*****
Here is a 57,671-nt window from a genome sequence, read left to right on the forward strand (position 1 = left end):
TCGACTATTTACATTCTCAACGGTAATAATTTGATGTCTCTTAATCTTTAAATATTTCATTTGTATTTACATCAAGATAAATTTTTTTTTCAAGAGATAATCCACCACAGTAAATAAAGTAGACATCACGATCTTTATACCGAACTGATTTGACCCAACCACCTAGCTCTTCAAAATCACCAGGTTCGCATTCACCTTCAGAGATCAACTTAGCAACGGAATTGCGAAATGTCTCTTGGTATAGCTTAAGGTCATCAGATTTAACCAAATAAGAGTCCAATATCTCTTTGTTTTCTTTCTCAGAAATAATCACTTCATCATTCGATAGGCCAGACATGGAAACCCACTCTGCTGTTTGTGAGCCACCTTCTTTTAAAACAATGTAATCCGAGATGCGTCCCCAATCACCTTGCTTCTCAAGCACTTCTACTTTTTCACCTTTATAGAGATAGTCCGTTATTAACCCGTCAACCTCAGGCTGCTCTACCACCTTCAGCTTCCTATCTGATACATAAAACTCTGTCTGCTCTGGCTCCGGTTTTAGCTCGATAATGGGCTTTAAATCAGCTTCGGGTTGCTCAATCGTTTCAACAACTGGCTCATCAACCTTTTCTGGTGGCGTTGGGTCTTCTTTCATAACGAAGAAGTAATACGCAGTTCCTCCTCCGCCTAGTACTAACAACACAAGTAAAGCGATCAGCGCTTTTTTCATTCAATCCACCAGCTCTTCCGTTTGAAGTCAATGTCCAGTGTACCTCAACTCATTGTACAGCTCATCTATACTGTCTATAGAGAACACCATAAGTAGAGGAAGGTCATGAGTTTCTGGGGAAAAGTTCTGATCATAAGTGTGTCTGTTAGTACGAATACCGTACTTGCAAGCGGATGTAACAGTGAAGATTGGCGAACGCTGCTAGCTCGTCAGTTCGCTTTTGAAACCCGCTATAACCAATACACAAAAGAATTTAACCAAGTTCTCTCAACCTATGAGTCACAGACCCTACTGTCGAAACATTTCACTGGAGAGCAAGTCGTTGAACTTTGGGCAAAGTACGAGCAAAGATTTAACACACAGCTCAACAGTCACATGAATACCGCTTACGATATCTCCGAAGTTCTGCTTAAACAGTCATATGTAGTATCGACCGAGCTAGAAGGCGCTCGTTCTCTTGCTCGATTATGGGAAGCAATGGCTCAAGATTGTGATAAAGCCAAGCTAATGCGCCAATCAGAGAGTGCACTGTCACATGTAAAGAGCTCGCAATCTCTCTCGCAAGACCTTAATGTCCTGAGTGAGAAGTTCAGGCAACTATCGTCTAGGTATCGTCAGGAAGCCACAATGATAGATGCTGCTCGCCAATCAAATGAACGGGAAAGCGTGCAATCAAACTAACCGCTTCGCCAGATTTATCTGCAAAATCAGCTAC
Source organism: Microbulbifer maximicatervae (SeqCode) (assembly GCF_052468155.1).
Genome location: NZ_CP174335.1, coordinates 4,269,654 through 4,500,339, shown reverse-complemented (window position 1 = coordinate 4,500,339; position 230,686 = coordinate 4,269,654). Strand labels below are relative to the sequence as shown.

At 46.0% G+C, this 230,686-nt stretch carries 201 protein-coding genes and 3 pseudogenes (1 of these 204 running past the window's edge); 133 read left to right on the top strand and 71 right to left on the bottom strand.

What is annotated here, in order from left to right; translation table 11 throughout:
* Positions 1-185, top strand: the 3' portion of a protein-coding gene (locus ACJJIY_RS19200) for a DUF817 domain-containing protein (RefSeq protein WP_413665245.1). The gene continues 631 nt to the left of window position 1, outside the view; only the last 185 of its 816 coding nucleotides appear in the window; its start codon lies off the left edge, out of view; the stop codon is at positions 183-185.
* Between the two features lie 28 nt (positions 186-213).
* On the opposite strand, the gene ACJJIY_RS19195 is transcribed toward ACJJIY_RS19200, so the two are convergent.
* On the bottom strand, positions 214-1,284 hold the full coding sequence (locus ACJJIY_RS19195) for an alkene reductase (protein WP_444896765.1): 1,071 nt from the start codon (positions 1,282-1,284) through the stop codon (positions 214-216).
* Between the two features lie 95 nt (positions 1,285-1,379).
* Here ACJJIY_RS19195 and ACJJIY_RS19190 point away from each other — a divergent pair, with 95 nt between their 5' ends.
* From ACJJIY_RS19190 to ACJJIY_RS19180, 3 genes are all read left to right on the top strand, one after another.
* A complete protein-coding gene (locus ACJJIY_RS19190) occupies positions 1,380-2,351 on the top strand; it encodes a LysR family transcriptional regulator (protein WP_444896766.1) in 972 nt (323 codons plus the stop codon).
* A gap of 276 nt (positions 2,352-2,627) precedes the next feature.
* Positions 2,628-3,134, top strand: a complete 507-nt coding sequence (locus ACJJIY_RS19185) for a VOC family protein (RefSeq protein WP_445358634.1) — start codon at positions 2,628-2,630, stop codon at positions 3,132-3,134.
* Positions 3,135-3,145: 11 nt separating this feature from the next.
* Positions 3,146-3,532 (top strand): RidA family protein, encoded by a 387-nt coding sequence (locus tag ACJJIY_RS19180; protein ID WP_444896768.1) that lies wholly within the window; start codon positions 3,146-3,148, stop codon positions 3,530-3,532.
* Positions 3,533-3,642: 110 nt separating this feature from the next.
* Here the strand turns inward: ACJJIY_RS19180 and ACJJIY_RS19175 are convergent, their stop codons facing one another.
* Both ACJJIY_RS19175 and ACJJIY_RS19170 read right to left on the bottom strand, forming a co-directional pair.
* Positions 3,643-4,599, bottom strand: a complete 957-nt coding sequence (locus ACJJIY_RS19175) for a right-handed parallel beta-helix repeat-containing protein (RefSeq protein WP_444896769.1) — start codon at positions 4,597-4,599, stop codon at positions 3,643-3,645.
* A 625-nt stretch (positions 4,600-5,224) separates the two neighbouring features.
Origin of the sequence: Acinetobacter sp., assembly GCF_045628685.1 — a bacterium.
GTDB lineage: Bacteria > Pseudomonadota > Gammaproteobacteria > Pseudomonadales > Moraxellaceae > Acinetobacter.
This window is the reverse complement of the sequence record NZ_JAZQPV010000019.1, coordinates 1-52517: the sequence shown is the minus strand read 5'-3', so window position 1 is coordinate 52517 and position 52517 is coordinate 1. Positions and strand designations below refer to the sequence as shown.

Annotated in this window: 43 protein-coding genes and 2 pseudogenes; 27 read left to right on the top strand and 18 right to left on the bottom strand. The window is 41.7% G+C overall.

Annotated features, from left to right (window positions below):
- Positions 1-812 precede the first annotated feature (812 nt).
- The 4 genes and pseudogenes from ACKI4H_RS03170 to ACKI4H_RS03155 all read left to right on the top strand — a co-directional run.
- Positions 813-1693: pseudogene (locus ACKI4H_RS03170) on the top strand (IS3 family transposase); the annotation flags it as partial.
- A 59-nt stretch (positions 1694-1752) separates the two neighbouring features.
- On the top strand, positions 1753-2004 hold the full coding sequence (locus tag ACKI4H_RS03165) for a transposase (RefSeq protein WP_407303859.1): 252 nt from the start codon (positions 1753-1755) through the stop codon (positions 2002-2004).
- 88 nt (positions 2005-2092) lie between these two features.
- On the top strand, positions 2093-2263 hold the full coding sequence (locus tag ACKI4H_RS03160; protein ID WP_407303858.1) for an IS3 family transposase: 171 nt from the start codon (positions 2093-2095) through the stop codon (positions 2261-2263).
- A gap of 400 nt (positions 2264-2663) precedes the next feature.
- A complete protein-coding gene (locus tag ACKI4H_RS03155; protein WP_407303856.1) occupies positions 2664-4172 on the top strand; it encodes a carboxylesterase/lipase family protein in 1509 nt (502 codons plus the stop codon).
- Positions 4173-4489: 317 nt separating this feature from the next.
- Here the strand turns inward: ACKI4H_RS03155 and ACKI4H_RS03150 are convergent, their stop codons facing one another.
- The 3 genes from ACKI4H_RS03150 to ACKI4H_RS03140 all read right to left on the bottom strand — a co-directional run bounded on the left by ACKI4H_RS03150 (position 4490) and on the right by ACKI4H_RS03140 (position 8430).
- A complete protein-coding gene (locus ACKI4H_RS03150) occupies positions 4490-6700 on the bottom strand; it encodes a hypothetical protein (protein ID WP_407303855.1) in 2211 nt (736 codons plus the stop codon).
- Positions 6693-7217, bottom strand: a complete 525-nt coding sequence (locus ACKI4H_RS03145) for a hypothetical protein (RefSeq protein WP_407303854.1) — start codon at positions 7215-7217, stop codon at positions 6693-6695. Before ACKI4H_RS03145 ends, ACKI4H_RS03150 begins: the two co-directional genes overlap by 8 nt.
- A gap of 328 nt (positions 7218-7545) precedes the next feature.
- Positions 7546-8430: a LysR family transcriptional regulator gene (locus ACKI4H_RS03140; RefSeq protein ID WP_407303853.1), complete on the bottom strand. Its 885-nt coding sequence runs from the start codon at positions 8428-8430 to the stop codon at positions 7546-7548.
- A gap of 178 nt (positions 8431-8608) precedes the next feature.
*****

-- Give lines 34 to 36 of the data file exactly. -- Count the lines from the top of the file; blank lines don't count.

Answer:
- 88 nt (positions 2005-2092) lie between these two features.
- On the top strand, positions 2093-2263 hold the full coding sequence (locus tag ACKI4H_RS03160; protein ID WP_407303858.1) for an IS3 family transposase: 171 nt from the start codon (positions 2093-2095) through the stop codon (positions 2261-2263).
- A gap of 400 nt (positions 2264-2663) precedes the next feature.